The window of opportunity before us to take a credible set of decisions on deepening EMU is an increasingly narrow one. It will remain open until the June Euro Summit, not longer than that. So we need now to accelerate our work. There is no time to lose.
Greece has made positive steps to stand on its feet again after eight years under tough financial monitoring and three bailout programs. Being one step before the final exit from the program in August 2018, how you assess the efforts of the Syriza-led government towards this direction?
Greece has come a long way since the dramatic days of spring 2010, and since the turbulent summer of 2015.
I have worked very well with Alexis Tsipras and Euclid Tsakalotos these past years. The open lines of communication have been crucial in helping to move the process forward, whenever we have hit one of the many obstacles that were scattered along the path. And we have always succeeded in overcoming those obstacles, together. We all know how hard the past years have been for Greek people. They have made tremendous sacrifices, which are now paying off.
The next few months constitute the home stretch of the memorandum era, which began eight years ago in the spring of 2010. The swift and successful conclusion of the third review bodes well for the next steps. There is just one, final review left to complete before the programme concludes in the summer. I trust that it will go equally smoothly, provided the good constructive spirit that has defined the cooperation over recent months is maintained by all partners.
What I want is that after the programme, Greece will become, in economic terms, a normal European country once again. Greece’s economic policies will be monitored through the coordination process we call the European Semester. Because many of the programme commitments will continue to be implemented long after the programme ends, there will also need to be an appropriate type of post-programme surveillance in place. But let’s be clear: there will be no more “memoranda” – and, provided responsible fiscal policies are pursued in the future, there will be no more need for austerity.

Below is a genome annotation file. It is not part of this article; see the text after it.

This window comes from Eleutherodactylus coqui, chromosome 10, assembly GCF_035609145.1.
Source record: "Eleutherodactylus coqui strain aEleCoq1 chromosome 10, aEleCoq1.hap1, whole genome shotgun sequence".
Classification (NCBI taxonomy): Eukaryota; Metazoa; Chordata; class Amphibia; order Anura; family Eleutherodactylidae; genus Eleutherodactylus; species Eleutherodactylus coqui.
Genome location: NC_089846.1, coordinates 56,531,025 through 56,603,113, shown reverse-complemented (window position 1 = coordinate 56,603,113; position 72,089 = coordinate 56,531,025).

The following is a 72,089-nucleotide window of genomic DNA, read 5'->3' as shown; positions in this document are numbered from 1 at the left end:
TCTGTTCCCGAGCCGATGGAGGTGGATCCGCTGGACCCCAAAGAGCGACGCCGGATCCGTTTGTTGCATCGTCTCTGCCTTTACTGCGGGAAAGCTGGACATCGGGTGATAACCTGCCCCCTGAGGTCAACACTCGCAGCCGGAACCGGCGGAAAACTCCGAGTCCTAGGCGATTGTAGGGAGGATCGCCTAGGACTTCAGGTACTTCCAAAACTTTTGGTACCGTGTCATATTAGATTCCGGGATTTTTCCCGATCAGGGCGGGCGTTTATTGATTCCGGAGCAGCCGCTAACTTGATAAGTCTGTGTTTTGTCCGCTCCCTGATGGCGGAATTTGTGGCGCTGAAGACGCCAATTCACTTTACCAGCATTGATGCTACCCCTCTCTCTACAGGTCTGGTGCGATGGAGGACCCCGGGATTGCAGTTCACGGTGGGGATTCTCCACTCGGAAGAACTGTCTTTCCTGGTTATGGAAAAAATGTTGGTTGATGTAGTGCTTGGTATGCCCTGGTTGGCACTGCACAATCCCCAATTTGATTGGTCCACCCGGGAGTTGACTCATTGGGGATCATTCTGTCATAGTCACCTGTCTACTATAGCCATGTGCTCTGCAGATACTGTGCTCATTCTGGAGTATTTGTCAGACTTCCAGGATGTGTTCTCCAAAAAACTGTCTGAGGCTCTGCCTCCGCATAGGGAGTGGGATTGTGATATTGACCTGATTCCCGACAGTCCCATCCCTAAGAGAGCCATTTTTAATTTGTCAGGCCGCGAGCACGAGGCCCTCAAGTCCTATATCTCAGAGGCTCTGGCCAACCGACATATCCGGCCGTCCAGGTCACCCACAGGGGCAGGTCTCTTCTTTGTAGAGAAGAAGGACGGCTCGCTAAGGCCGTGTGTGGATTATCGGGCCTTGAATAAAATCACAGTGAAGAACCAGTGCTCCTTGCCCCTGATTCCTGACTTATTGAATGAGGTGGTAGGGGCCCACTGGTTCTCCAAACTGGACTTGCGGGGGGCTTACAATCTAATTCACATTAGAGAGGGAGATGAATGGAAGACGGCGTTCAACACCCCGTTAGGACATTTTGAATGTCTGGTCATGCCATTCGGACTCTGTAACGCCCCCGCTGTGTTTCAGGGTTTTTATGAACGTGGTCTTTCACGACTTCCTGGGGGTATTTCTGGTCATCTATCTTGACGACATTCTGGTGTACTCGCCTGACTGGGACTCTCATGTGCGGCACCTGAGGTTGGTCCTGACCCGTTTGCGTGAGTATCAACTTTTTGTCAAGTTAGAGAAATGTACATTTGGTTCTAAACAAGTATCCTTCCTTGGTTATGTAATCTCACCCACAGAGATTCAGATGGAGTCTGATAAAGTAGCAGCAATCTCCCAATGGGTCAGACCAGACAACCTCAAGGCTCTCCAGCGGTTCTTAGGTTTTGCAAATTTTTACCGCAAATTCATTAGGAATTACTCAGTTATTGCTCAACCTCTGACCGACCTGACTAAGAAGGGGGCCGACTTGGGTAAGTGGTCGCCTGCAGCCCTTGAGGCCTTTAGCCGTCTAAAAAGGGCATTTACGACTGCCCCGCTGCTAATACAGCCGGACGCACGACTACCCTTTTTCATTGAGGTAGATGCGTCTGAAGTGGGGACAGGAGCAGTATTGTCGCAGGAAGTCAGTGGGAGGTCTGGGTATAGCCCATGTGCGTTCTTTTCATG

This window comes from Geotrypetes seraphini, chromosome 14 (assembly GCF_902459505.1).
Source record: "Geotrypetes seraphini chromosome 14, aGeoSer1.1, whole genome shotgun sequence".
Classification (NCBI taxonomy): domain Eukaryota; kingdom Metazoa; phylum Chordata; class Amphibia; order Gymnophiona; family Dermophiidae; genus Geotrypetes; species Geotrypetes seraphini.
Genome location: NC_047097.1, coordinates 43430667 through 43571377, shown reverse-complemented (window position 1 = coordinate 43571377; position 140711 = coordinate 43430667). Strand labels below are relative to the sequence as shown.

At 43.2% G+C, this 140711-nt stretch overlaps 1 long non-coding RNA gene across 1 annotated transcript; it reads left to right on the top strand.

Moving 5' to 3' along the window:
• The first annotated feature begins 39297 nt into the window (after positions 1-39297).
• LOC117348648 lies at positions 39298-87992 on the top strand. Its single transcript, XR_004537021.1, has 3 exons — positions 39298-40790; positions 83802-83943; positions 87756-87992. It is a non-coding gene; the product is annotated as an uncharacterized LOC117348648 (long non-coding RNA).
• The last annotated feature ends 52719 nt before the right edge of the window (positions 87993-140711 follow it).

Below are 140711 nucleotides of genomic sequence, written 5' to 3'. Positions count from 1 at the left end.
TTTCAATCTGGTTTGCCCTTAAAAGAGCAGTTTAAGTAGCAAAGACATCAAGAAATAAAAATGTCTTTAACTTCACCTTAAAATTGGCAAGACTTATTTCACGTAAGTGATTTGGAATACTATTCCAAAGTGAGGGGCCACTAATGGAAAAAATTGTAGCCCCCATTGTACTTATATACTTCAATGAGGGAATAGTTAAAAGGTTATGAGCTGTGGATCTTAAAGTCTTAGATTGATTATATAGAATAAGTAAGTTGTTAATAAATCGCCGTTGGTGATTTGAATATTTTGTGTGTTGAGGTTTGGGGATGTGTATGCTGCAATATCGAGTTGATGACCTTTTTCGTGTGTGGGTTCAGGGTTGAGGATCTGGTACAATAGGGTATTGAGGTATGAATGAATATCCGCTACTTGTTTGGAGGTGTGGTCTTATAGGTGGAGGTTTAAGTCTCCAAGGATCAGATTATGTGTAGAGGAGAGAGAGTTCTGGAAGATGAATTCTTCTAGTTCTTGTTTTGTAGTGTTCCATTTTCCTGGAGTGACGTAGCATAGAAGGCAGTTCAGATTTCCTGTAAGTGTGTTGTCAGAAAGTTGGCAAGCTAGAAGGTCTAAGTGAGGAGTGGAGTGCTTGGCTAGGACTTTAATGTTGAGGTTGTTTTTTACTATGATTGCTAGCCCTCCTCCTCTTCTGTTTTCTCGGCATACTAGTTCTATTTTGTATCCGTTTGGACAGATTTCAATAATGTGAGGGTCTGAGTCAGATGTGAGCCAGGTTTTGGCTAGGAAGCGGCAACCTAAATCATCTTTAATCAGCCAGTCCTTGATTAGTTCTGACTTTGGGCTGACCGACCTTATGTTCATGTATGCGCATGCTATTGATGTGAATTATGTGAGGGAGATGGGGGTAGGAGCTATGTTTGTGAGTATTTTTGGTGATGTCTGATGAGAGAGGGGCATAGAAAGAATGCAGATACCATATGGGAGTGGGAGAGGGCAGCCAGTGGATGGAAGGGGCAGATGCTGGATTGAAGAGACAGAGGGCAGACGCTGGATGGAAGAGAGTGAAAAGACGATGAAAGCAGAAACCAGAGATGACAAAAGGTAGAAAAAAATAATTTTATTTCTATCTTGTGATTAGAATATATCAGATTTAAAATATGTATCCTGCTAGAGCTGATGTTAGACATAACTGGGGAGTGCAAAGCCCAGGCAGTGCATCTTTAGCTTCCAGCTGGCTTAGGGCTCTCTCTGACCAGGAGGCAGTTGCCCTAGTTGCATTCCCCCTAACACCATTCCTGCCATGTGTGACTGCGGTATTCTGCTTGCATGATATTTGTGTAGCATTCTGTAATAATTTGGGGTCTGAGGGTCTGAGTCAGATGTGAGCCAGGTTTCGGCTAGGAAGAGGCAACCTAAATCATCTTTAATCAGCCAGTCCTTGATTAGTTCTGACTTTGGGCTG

Voter turnout in many member-states shows that European socialist and centre-left parties are losing ground. We have seen it happened in France and Germany, among other member-states. On the contrary, we see Antonio Costa’s government in Portugal performing well, building positive prospects for the economy and the society. How these different and opposing examples are interpreted?
Across Europe, socialist and center-left parties have suffered hard electoral defeats over the past few years: in Spain in 2016, in France, the Netherlands and Germany last year, and most recently in Italy. And yes, many of our voters have shifted their support to Eurosceptic and other populist movements of various hues. But socialism in Europe is not dead! Antonio Costa’s administration gives us proof that a government of the left can advance socialist values and principles – fighting inequality and working for more and better jobs – while at the same time boosting economic growth and reducing the deficit.
We can defeat the Eurosceptics and the nationalists – I have no doubt about that. After years of losing ground to other parties, the upcoming 2019 European elections are an opportunity for socialism to thrive again. But that requires all socialists and social democrats in the European Union to join forces and offer a positive agenda based on our core values of justice, solidarity and most importantly, equality.